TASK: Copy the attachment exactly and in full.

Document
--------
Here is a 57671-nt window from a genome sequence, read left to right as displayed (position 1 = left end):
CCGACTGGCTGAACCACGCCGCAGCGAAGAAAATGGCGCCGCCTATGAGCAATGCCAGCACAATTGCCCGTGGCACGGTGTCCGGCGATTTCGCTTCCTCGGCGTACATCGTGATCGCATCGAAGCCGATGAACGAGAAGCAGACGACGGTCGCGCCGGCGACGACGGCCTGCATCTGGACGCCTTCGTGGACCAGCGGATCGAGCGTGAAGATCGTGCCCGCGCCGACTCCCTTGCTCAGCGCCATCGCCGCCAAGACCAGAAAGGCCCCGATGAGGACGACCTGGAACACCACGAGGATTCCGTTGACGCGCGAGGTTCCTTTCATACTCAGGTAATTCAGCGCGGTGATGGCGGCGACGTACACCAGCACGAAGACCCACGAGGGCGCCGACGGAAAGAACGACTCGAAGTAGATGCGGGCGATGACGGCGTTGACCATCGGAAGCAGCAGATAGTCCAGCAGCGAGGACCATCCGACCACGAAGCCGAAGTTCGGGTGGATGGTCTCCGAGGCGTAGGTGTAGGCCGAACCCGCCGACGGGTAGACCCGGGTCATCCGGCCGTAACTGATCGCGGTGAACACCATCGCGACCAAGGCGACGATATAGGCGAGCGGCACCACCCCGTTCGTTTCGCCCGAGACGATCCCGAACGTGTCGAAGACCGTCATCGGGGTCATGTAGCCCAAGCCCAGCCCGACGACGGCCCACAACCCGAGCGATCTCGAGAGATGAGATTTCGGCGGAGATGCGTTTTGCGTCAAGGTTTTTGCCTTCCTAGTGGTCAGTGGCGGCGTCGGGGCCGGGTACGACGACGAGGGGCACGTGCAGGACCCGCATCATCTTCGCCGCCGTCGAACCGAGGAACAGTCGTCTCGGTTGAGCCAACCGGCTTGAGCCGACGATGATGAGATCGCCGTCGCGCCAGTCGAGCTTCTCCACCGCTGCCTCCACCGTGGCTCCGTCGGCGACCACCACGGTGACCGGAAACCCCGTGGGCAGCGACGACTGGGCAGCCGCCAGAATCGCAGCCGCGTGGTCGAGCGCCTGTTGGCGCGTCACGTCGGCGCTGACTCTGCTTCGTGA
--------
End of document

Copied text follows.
Here is a 57671-nt window from a genome sequence, read left to right as displayed (position 1 = left end):
CCGACTGGCTGAACCACGCCGCAGCGAAGAAAATGGCGCCGCCTATGAGCAATGCCAGCACAATTGCCCGTGGCACGGTGTCCGGCGATTTCGCTTCCTCGGCGTACATCGTGATCGCATCGAAGCCGATGAACGAGAAGCAGACGACGGTCGCGCCGGCGACGACGGCCTGCATCTGGACGCCTTCGTGGACCAGCGGATCGAGCGTGAAGATCGTGCCCGCGCCGACTCCCTTGCTCAGCGCCATCGCCGCCAAGACCAGAAAGGCCCCGATGAGGACGACCTGGAACACCACGAGGATTCCGTTGACGCGCGAGGTTCCTTTCATACTCAGGTAATTCAGCGCGGTGATGGCGGCGACGTACACCAGCACGAAGACCCACGAGGGCGCCGACGGAAAGAACGACTCGAAGTAGATGCGGGCGATGACGGCGTTGACCATCGGAAGCAGCAGATAGTCCAGCAGCGAGGACCATCCGACCACGAAGCCGAAGTTCGGGTGGATGGTCTCCGAGGCGTAGGTGTAGGCCGAACCCGCCGACGGGTAGACCCGGGTCATCCGGCCGTAACTGATCGCGGTGAACACCATCGCGACCAAGGCGACGATATAGGCGAGCGGCACCACCCCGTTCGTTTCGCCCGAGACGATCCCGAACGTGTCGAAGACCGTCATCGGGGTCATGTAGCCCAAGCCCAGCCCGACGACGGCCCACAACCCGAGCGATCTCGAGAGATGAGATTTCGGCGGAGATGCGTTTTGCGTCAAGGTTTTTGCCTTCCTAGTGGTCAGTGGCGGCGTCGGGGCCGGGTACGACGACGAGGGGCACGTGCAGGACCCGCATCATCTTCGCCGCCGTCGAACCGAGGAACAGTCGTCTCGGTTGAGCCAACCGGCTTGAGCCGACGATGATGAGATCGCCGTCGCGCCAGTCGAGCTTCTCCACCGCTGCCTCCACCGTGGCTCCGTCGGCGACCACCACGGTGACCGGAAACCCCGTGGGCAGCGACGACTGGGCAGCCGCCAGAATCGCAGCCGCGTGGTCGAGCGCCTGTTGGCGCGTCACGTCGGCGCTGACTCTGCTTCGTGA